NASHVILLE, Tenn. (WKRN) — Metro Nashville Police Department released the full body-camera video of the shootout resulting in the death of 31-year-old Nika Holbert following an investigative traffic stop in North Nashville on Friday morning.
The 14-year veteran officer involved, Josh Baker, was shot by Holbert and is expected to be released from the hospital this week.
News 2 went through the body camera footage with a Nashville attorney to understand how this situation escalated so quickly.
“She made some very, very bad decisions, prior to shooting at the officer. But unfortunately, you just don’t understand her state of mind,” said Ashley Upkins, managing partner at The Cochran Firm.
Upkins has worked on several civil rights cases, including police conduct. She said despite the fact that this was a case of a white police officer pulling over a black driver, she does not believe the shootout was racially motivated. Instead, Upkins suggests the situation escalated due to systemic racial fears.
“I don’t think anyone can watch that video and not believe that she looked terrified and petrified,” Upkins explained.
This is the first time we are seeing an officer-involved shooting play out from MNPD’s new body cameras.
“I do appreciate the MNPD, particularly Chief Drake for releasing footage,” Upkins explained, “That is not as common to do that, and that quickly.”
Officer Baker pulled Holbert over because the plates of the black Chevrolet Camaro she was in were registered to 42-year-old Demond Buchanan, who had six outstanding drug warrants.
The traffic stop occurred in the parking lot of the Dollar General at Brick Church Pike and Ewing Drive at 9:30 a.m. Friday.
The newly-released full version of the video shows Baker pull behind the black Charger and a woman get out before he even exits his patrol car.
Baker realizes Buchanan is not the driver and that the woman is alone in the car. However, when he asks for a driver’s license and if she has anything in the car that he should know about, she immediately admits she does not have an ID and she does have weed.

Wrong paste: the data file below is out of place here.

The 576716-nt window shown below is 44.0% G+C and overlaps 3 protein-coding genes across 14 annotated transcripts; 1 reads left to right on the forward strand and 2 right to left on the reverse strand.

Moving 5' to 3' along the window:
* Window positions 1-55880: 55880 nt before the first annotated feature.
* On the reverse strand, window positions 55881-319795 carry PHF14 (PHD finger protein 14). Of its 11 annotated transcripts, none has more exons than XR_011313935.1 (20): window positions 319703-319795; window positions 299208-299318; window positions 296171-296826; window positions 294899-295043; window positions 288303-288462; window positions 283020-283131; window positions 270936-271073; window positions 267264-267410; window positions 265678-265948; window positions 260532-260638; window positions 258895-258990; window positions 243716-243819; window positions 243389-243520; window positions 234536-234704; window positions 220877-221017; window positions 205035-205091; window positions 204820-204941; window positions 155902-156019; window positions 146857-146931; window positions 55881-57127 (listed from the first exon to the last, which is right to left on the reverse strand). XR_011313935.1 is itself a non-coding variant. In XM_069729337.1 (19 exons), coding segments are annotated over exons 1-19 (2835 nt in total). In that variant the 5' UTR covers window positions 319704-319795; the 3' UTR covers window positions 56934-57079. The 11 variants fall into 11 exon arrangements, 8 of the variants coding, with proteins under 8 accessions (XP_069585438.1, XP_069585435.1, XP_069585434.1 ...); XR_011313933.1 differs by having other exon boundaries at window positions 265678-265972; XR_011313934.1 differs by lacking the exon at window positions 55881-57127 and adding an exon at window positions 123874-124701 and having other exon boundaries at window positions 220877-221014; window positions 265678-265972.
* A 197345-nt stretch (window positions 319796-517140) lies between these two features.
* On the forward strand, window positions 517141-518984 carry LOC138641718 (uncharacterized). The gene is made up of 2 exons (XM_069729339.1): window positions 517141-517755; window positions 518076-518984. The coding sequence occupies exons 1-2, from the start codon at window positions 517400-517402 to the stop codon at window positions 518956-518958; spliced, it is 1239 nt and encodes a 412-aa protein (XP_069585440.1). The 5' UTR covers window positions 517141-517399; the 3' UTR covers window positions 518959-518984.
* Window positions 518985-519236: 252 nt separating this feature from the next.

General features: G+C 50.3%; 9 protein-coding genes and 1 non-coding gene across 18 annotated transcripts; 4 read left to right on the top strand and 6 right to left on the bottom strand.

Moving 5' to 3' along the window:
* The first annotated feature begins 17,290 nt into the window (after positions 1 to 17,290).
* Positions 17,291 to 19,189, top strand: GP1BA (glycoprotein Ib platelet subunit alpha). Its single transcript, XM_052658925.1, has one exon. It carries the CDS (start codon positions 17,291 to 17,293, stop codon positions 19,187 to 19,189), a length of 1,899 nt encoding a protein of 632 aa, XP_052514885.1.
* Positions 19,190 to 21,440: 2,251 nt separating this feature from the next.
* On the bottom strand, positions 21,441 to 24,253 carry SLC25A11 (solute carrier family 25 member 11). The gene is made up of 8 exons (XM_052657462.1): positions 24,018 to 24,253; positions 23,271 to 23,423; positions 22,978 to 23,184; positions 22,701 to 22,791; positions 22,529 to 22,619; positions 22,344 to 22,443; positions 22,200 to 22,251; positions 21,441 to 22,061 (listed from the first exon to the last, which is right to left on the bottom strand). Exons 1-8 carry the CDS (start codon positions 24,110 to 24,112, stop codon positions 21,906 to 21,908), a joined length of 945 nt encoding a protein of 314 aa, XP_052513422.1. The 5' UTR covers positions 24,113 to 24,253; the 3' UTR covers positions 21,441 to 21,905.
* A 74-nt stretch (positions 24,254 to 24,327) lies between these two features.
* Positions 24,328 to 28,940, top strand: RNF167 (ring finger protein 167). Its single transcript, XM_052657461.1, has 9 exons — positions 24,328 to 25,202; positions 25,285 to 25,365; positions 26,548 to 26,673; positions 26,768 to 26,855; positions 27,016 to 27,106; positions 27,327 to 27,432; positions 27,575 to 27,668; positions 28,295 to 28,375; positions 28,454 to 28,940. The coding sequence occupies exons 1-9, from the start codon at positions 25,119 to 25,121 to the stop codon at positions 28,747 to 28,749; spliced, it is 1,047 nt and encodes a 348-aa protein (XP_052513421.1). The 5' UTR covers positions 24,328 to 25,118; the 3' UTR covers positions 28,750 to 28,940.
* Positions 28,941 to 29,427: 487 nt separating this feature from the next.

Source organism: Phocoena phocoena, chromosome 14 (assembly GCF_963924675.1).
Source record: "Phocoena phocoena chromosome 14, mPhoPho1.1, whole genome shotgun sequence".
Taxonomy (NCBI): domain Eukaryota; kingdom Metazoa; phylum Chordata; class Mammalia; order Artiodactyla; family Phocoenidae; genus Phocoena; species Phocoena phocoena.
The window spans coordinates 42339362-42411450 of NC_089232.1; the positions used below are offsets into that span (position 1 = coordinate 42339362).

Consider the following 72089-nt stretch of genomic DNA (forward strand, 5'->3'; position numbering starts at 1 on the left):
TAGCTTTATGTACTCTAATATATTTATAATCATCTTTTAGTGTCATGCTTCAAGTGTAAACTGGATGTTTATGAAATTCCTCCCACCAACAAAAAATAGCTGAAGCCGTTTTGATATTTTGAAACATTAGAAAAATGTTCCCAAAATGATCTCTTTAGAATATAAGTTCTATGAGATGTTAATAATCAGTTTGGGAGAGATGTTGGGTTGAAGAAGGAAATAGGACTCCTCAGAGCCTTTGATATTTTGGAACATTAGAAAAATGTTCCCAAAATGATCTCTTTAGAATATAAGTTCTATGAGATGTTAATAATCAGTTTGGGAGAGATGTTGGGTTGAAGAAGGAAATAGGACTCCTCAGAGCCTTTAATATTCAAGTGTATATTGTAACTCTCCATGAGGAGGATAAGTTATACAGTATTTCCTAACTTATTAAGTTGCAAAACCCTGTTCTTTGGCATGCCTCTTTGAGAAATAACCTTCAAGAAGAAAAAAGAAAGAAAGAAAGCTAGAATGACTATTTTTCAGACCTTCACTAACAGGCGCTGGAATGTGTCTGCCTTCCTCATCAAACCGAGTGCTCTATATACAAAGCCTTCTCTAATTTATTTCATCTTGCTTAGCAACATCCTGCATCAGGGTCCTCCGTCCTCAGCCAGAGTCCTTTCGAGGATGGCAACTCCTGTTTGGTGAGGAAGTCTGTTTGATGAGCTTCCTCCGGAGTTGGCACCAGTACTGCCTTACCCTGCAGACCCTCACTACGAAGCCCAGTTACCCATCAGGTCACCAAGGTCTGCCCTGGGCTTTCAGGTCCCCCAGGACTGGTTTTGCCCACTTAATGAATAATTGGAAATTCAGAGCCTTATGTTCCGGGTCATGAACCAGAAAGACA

Baker explains to Holbert why she is being detained, but we see her repeatedly defy his orders to stay out of the vehicle.
“He warned several times, ‘Don’t enter the vehicle, stand at the back of the vehicle,'” Upkins said.
Holbert leans inside the car time and time again, first for her purse, then her phone, later on even a lighter.
“Does she make bad decisions when interacting with the officer? Absolutely,” Upkins exclaimed, “I think in certain other circumstances some officers certainly would have restrained her when she went back into the vehicle.”
After repeatedly asking Holbert to stay out of the car, Baker then attempts to cuff her, but she refuses saying she hasn’t done anything wrong.
She grabs her purse off the hood and runs from him. That’s when he pulls out his taser.
“It’s an officer, he’s now pointing a black object at her. Does she know it’s a taser gun? Not sure,” Upkins explained the taser could be mistaken for a gun.
Holbert screams for help and manages to get back into the driver’s seat of the car. Baker continues to tase her, but she is still moving.
He tries the taser, again and again, even putting it directly on her body. Then, he notices that she’s picked up a gun.
He grabbed his patrol pistol and demanded that she drop the gun.
“Put the gun down!” Baker yells.
Holbert shoots several times and Baker then returns fire.
Baker survived a bullet to his torso. Holbert later died at the hospital.
“I do want to commend the officer for at least taking a non-lethal force first, because we’ve seen so many times in the case of George Floyd, Breonna Taylor, the names are countless, those are just my some of the more recent,” Upkins said, “He tried to at least attempt to use non-lethal force first.”
“I also hope in the future, if there is some type of way that the tasers that are used are either a different color or they’re some identifier, I think would go a long way. If they were not silver or black or, look very similar to a gun,” she added.
As of right now, police could not tell us if the taser worked the way it should have. Tennessee Bureau of Investigation is conducting a full investigation. MNPD is also conducting its own investigation.